Click For Photo: http://www.todayifoundout.com/wp-content/uploads/2014/03/taps.jpg
M. Havens asks: Where did the Taps song come from that is played during military funerals?
Since 1862, “Taps” has played at military funerals to honor the sacrifice of fallen service members. Originally, however, it was intended to send soldiers off to a less permanent sleep.
Civil - War - Union - Buglers - Lights
During the Civil War, Union buglers signaled “lights out” to their comrades with a tune called “Extinguish Lights,” which was actually borrowed from an 1809 French bugle call (which also happened to be Napoleon’s favorite).
Finding the song too formal, in July 1862 Union Army General Daniel Butterfield (Third Brigade, First Division, Fifth Army Corps, Army of the Potomac) decided to find a more appealing tune to end the day. During a respite while his brigade was camping at Harrison’s Landing after the Seven Days Battles of the Peninsular Campaign, Butterfield worked on the new tune.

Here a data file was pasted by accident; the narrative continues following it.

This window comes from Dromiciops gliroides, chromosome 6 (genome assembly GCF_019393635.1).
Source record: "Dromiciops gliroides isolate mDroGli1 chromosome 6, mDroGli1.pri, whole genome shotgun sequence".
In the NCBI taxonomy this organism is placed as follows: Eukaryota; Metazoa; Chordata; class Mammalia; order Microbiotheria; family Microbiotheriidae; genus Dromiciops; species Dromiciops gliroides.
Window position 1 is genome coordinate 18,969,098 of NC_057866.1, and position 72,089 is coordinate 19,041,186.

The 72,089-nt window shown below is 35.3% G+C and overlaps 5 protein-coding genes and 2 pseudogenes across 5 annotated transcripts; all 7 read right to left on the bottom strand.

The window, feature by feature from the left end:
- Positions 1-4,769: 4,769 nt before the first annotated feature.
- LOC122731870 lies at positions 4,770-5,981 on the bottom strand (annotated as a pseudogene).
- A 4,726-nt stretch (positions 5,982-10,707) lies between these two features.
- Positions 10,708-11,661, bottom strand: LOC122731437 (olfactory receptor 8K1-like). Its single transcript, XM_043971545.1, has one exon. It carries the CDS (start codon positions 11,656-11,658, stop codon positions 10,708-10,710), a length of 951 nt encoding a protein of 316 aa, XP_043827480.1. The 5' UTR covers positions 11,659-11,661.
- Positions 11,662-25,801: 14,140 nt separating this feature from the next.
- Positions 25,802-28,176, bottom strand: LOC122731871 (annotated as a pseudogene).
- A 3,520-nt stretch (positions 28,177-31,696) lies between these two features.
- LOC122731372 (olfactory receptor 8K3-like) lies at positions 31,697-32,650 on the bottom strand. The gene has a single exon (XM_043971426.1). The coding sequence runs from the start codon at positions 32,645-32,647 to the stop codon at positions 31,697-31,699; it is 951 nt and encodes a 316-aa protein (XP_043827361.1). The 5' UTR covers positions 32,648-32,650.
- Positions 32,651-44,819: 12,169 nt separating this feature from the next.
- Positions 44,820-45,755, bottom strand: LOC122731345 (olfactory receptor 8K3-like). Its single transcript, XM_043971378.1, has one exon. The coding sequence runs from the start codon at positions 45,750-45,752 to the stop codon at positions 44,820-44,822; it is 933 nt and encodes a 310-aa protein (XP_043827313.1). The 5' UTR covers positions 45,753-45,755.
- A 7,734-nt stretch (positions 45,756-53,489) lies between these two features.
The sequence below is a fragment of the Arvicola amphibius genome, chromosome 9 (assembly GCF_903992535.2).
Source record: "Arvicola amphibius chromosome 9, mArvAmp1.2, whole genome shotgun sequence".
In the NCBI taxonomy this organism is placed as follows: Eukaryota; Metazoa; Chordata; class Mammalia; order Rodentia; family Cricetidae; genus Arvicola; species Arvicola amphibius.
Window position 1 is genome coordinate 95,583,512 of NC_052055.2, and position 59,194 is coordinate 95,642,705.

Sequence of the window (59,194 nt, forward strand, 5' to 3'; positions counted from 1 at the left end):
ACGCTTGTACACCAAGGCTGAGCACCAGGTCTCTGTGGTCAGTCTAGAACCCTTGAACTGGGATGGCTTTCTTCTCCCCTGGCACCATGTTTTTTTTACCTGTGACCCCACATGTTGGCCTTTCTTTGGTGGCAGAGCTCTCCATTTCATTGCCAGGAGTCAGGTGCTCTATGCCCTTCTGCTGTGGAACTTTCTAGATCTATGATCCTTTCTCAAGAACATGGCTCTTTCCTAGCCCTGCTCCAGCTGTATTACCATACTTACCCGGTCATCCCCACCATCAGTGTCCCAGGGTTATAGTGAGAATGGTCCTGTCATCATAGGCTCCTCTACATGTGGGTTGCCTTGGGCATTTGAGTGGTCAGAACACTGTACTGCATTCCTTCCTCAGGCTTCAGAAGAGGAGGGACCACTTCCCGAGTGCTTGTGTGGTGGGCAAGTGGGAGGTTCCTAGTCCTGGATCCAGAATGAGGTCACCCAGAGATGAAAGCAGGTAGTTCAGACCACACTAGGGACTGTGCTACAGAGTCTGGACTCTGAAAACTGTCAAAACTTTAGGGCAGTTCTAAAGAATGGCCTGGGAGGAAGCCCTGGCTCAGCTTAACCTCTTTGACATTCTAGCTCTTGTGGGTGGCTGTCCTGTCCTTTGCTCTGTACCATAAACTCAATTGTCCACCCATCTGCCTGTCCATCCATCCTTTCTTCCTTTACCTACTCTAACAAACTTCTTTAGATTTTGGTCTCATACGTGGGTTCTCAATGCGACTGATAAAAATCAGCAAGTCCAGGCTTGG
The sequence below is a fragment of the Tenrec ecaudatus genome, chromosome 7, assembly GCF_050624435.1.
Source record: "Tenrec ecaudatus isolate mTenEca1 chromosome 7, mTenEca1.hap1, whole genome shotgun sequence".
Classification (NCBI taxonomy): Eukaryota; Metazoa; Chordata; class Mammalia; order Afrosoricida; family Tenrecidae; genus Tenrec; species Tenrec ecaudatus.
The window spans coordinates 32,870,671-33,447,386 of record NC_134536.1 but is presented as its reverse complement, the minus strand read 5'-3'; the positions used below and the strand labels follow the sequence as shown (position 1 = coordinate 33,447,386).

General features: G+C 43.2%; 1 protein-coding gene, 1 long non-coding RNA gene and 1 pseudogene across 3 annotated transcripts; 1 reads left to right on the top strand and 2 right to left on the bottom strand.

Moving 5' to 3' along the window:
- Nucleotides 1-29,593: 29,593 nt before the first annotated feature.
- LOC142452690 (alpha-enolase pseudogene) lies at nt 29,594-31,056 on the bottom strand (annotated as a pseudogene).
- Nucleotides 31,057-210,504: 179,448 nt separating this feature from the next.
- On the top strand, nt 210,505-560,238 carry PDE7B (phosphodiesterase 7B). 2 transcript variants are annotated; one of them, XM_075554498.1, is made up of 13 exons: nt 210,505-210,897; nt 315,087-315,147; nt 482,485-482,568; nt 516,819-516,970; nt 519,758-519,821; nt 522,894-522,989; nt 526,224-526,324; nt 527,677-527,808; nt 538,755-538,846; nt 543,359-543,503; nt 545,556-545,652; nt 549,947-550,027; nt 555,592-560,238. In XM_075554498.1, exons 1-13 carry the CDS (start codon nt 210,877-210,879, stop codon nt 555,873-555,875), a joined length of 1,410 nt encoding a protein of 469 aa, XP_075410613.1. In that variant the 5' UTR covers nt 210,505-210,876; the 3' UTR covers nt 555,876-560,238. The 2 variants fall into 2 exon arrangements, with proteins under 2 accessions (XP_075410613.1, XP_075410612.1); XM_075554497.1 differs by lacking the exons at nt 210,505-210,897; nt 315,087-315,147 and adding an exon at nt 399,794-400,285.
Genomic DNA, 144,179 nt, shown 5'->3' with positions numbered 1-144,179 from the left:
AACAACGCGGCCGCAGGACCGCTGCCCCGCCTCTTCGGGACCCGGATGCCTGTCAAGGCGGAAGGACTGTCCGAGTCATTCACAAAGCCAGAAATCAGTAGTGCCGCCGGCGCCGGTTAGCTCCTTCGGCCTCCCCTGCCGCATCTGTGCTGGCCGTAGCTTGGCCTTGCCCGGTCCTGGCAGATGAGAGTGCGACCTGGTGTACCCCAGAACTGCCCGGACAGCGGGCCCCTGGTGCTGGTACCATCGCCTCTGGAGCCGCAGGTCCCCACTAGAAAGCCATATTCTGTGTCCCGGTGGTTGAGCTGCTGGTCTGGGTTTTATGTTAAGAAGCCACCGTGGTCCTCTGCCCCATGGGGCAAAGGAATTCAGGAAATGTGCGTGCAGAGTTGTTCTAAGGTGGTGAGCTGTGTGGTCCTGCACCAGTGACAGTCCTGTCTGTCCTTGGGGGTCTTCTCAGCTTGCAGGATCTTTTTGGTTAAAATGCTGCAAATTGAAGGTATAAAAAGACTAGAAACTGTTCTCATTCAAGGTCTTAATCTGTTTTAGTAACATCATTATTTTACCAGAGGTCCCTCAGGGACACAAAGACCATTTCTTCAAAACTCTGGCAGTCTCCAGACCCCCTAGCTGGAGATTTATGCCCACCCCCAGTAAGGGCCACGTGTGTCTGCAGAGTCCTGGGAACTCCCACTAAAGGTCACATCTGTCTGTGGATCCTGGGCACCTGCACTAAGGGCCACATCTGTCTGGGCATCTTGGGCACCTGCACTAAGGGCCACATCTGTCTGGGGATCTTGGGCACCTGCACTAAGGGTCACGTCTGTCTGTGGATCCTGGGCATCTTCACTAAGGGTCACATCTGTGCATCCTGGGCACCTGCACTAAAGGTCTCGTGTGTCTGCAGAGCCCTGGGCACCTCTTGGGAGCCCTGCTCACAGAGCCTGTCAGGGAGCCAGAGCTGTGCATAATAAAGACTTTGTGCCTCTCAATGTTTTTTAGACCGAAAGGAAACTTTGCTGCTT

Collaboration - Bugler - Oliver - Wilcox - Norton
In collaboration with his bugler, Oliver Wilcox Norton, the two rearranged an earlier bugle call, “Scott Tattoo,” into the 24 notes of “Taps.” According to Norton:
General Daniel Butterfield . . . sent for me, and showing me some notes on a staff written in pencil on the back of an envelope, asked me to sound them on my bugle. I did this several times, playing the music as written. He changed it somewhat, lengthening some notes and shortening others, but retaining the melody as he first gave it to me. After getting it to his satisfaction, he directed me to sound that call for Taps thereafter in place of the regulation call.
Purpose - Lyrics - Song - Lights - Lights
In keeping with its initial purpose, the first, and informal, lyrics to the song were simply: “Go to sleep. Go to sleep. Go to sleep. Put out the lights. Put out the lights. Put out the lights.”
Norton later recalled the first time he played “Taps” at lights out in July 1862,...
Wake Up To Breaking News!